How to pass a client security audit

Given the supply chain risks, it’s essential to audit your professional advisors. I’d go further than a ‘security’ audit though and extend this into a privacy audit as well. You need to know what data your suppliers have both about your business and your clients…:

Cyber-crime is becoming an ever more frequent and sophisticated threat to law firms. At the same time regulatory compliance is becoming tougher, the penalties for non-compliance are escalating, and clients are insisting on exceptional security standards.

A recent study by Briefing magazine showed that 72% of law firms are seeing an increase in security audit requests from both existing and new clients, indicating a huge impact on firms’ ability to win new client business if they fail to meet expected standards.

In this challenging, constantly evolving threat landscape, law firms are quite rightly seeking expert help with their data security.

Security matters more than ever for every practice area

Law firms working with corporate clients in the most sensitive and highly regulated fields need no prompting to prioritise data security – their clients insist that they demonstrate the highest standards. These law firms are now investing in security and marketing their capabilities as a competitive differentiator.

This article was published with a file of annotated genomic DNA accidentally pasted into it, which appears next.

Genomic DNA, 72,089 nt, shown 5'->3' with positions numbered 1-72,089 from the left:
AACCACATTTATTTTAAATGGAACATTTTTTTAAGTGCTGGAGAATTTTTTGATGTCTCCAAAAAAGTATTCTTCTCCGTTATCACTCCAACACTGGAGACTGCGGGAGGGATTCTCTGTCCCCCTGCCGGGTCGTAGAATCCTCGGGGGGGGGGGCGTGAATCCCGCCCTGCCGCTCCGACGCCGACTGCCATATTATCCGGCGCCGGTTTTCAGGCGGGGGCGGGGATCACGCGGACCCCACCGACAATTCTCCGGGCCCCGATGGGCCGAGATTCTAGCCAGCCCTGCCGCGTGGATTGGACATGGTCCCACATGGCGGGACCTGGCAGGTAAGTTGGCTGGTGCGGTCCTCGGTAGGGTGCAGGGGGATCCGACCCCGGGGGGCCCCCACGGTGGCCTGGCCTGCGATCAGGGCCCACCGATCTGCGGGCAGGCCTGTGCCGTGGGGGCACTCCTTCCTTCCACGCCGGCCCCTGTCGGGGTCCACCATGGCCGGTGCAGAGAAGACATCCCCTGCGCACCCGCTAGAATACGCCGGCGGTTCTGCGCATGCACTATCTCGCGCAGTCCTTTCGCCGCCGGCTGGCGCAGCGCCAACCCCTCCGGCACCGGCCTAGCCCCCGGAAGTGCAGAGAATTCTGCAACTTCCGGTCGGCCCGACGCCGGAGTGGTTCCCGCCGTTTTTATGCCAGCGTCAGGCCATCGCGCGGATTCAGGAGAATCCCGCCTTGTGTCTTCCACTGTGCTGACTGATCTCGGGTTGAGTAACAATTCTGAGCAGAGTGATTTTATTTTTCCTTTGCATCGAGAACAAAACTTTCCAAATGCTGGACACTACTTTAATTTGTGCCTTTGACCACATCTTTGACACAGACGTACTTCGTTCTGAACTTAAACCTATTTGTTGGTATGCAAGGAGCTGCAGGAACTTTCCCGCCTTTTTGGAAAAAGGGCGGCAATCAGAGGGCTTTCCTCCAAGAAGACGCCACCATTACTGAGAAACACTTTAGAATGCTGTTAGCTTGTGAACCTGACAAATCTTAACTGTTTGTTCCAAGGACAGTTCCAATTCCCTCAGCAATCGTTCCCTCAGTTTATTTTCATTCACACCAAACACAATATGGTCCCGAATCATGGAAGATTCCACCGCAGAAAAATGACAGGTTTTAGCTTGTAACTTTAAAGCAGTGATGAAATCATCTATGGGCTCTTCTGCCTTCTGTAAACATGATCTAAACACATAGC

Firms dealing with high net-worth private clients also need to be increasingly security conscious, because their data is likely to be particularly sensitive and large sums of money are at stake.

Conveyancing firms need to up their security game too, because conveyancing panel managers now have to comply with stringent standards set by banks and other mortgage lenders.

Asking the right questions

A cyber-security audit used to be almost entirely focused on compliance and consisted of around 10 questions, perhaps even fewer.

Attacks are now far more sophisticated and law firms are placing more trust and, critically, more of their client data in cloud-based systems. Due to the amount of sensitive information and the large sums of money at stake, a modern audit digs much deeper to ensure security.

Clients are now better informed around how their data should be protected, meaning audit questions have become more specific and technical requirements more demanding.

To succeed a firm will have to demonstrate capabilities such as:

  • Immediate logging of security events to a central location;
  • The ability to provide user IDs, dates, times and details for each security event, as well as device identity and location, network addresses and protocols; and
  • Remediation of threats before they affect day-to-day operations.


Original article here